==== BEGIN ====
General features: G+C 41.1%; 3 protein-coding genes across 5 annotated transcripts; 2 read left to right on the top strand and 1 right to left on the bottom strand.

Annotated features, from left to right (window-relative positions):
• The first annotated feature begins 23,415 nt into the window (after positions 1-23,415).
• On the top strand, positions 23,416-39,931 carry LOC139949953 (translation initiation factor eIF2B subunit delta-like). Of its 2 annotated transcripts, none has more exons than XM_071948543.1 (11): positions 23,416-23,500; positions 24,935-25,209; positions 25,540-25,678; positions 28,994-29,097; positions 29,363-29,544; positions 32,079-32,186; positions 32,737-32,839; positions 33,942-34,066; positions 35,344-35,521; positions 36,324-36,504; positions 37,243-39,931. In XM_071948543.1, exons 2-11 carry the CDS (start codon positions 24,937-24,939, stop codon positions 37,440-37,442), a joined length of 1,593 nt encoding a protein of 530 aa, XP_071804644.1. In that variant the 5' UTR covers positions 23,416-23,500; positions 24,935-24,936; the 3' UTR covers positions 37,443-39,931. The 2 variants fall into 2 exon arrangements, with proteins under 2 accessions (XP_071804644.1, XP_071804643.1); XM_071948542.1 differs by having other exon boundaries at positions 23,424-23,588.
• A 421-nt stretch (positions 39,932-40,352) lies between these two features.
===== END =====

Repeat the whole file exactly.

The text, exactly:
General features: G+C 41.1%; 3 protein-coding genes across 5 annotated transcripts; 2 read left to right on the top strand and 1 right to left on the bottom strand.

Annotated features, from left to right (window-relative positions):
• The first annotated feature begins 23,415 nt into the window (after positions 1-23,415).
• On the top strand, positions 23,416-39,931 carry LOC139949953 (translation initiation factor eIF2B subunit delta-like). Of its 2 annotated transcripts, none has more exons than XM_071948543.1 (11): positions 23,416-23,500; positions 24,935-25,209; positions 25,540-25,678; positions 28,994-29,097; positions 29,363-29,544; positions 32,079-32,186; positions 32,737-32,839; positions 33,942-34,066; positions 35,344-35,521; positions 36,324-36,504; positions 37,243-39,931. In XM_071948543.1, exons 2-11 carry the CDS (start codon positions 24,937-24,939, stop codon positions 37,440-37,442), a joined length of 1,593 nt encoding a protein of 530 aa, XP_071804644.1. In that variant the 5' UTR covers positions 23,416-23,500; positions 24,935-24,936; the 3' UTR covers positions 37,443-39,931. The 2 variants fall into 2 exon arrangements, with proteins under 2 accessions (XP_071804644.1, XP_071804643.1); XM_071948542.1 differs by having other exon boundaries at positions 23,424-23,588.
• A 421-nt stretch (positions 39,932-40,352) lies between these two features.